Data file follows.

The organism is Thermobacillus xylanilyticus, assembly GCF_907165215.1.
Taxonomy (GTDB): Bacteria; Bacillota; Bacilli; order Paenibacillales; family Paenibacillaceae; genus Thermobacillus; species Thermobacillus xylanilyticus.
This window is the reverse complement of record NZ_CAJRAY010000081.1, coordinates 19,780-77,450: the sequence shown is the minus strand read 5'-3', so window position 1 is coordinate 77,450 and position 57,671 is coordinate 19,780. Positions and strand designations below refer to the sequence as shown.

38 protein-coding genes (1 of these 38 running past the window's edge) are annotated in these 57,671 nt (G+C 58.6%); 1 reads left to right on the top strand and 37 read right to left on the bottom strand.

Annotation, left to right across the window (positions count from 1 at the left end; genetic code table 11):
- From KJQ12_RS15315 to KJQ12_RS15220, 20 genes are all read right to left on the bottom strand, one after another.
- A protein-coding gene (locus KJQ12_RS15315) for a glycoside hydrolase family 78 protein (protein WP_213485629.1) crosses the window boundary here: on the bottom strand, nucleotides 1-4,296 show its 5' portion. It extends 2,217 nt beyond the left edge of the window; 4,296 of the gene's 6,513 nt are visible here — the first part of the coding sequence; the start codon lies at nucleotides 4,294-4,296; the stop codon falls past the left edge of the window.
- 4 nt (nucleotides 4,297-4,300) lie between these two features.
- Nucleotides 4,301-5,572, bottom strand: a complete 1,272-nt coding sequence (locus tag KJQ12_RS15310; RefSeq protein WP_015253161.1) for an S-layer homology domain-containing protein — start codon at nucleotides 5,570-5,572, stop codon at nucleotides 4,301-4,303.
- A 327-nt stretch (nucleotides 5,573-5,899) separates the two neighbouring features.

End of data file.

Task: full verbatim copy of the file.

The organism is Thermobacillus xylanilyticus, assembly GCF_907165215.1.
Taxonomy (GTDB): Bacteria; Bacillota; Bacilli; order Paenibacillales; family Paenibacillaceae; genus Thermobacillus; species Thermobacillus xylanilyticus.
This window is the reverse complement of record NZ_CAJRAY010000081.1, coordinates 19,780-77,450: the sequence shown is the minus strand read 5'-3', so window position 1 is coordinate 77,450 and position 57,671 is coordinate 19,780. Positions and strand designations below refer to the sequence as shown.

38 protein-coding genes (1 of these 38 running past the window's edge) are annotated in these 57,671 nt (G+C 58.6%); 1 reads left to right on the top strand and 37 read right to left on the bottom strand.

Annotation, left to right across the window (positions count from 1 at the left end; genetic code table 11):
- From KJQ12_RS15315 to KJQ12_RS15220, 20 genes are all read right to left on the bottom strand, one after another.
- A protein-coding gene (locus KJQ12_RS15315) for a glycoside hydrolase family 78 protein (protein WP_213485629.1) crosses the window boundary here: on the bottom strand, nucleotides 1-4,296 show its 5' portion. It extends 2,217 nt beyond the left edge of the window; 4,296 of the gene's 6,513 nt are visible here — the first part of the coding sequence; the start codon lies at nucleotides 4,294-4,296; the stop codon falls past the left edge of the window.
- 4 nt (nucleotides 4,297-4,300) lie between these two features.
- Nucleotides 4,301-5,572, bottom strand: a complete 1,272-nt coding sequence (locus tag KJQ12_RS15310; RefSeq protein WP_015253161.1) for an S-layer homology domain-containing protein — start codon at nucleotides 5,570-5,572, stop codon at nucleotides 4,301-4,303.
- A 327-nt stretch (nucleotides 5,573-5,899) separates the two neighbouring features.